The short-lived moment of uncertainty following their café exit ended with Dee taking Phillip’s hand, dragging him for several steps until he got what she wanted.

Phillip, “Your hands are as big as mine.”

“Just my left. Comes in handy.”


“I fight a lot,” both laughing.

Walking abreast behind the couple, her friends talked among themselves pretending to try not to listen to Dee’s conversation: “What kind of a restaurant?...The North End. Dumb. Italian, what else? How old when you started cooking?...Wow! Young. Did you ever get burned or cut?...Goodness. Frightened?” Throughout the conversation, Dee and Phillip looked mostly straight ahead or down at the sidewalk, although from time to time one or the other stole a peek, the look invariably only the briefest glance followed by an embarrassed look-away.

They crossed into the Public Garden, Dee asking Phillip if he had time for the Swan Boats, he complaining, “Not fair,” Dee asking “What not,” he saying, “I don’t think I can ever say ‘No’ to you.”

Dee’s face exploded into an ear-to-ear and she pulled him into a riotous run across the pedestrian suspension bridge to the line for the boats, the girlfriends following, tripping and laughing.

Dee took a seat at the end of the bench, pulling Phillip thigh-to-thigh beside her, the pair holding hands, still avoiding eye-to-eye, the girlfriends sitting two rows back, flagrantly watching. The dock-hands pushed the boat away from the landing, the paddle-man worked the pedals, and the Swan Boat floated noiselessly into the drink, beginning a slow circumscription of the picturesque lagoon. Dee sucked in the enchanting intimacy – the quintessence of the brilliantly manicured park. As they glided under the strollers’ suspension bridge spanning the pond, a pair of swans joined the dozen ducks paddling alongside, the retinue looping lazily around Mallard Island, the Swan Boat serenity a metaphoric contradiction of Dee’s jumbled tumbling feelings of adventure, affection, family, fidelity, fulfillment, future, intimacy, joy, laughter, lifetime, love, openness, pain, partnership, respect, sacrifice, sex, and tears.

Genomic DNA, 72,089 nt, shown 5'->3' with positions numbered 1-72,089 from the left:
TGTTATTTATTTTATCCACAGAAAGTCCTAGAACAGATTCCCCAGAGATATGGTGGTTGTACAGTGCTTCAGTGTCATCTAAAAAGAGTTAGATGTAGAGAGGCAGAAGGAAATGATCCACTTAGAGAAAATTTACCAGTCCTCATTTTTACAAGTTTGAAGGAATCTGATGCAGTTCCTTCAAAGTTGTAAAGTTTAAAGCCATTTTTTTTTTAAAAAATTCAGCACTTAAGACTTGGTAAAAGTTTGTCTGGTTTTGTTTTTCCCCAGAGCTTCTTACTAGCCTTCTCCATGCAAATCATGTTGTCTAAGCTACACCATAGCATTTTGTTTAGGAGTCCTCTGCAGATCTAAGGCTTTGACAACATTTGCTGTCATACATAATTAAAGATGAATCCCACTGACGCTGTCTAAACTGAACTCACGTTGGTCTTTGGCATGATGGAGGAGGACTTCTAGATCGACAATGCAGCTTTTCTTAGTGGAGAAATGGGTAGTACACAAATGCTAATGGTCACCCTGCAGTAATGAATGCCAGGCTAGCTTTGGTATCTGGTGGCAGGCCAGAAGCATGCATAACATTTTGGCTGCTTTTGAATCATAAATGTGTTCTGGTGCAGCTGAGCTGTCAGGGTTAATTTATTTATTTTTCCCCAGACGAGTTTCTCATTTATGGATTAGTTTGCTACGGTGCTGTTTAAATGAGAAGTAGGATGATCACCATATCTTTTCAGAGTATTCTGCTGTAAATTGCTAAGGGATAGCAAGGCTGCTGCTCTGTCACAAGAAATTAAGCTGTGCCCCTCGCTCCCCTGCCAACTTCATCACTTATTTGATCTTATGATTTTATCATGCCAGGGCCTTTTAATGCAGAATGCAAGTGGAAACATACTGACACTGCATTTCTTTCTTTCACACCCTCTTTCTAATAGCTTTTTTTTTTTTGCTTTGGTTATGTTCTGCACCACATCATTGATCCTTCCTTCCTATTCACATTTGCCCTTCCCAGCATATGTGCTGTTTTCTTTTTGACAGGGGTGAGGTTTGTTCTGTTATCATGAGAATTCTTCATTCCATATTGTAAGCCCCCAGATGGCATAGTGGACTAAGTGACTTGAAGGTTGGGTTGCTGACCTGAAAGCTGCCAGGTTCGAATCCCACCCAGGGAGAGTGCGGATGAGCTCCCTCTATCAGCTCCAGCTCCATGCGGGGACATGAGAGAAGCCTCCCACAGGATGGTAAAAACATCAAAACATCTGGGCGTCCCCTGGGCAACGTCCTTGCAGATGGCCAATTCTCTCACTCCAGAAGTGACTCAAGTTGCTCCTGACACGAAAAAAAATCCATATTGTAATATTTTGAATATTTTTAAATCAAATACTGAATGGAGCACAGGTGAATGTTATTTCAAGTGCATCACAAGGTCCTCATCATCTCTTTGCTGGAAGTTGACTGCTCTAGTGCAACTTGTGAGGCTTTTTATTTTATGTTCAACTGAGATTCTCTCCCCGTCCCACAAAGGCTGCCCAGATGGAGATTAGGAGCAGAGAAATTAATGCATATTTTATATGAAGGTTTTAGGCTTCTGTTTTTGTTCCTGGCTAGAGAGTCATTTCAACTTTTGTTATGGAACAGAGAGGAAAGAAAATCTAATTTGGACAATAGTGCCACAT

Disembarking, Dee stumbled into Phillip, looking directly at him now, smiling, apologizing, taking his hand, resuming the walk home, talking about food, holding each other’s eyes, laughing. The girlfriends happily walked behind. The pack crossed Charles Street, entering the Boston Common on their trek home, taking one of the several pedestrian boulevards, a footpath that took them in a parallel line with the barely visible Parkman Bandstand, perhaps a thousand feet away, of no interest to them today.

The distant base of the bandstand, a fifty-foot diameter granite pedestal, rose twelve feet off the ground and boasted twelve marble columns, the columns connected at their bases by eight-foot lengths of four-foot high ornate wrought-iron railings. Supported by those columns, the cap of the circular, stone-clad gazebo, the dome, housed eighteen spotlights that lit up the terrazzo platform of the open-air pavilion, The classic architectural construct seemed deserted.

And so far out of their way.

And yet, as they passed it, a bone-deep chill stirred the hair on Dee’s head and electrified the hairs on the back of her neck, she stopping, withdrawing her hand, withdrawing herself, and very slowly, very, very slowly, turning to stare.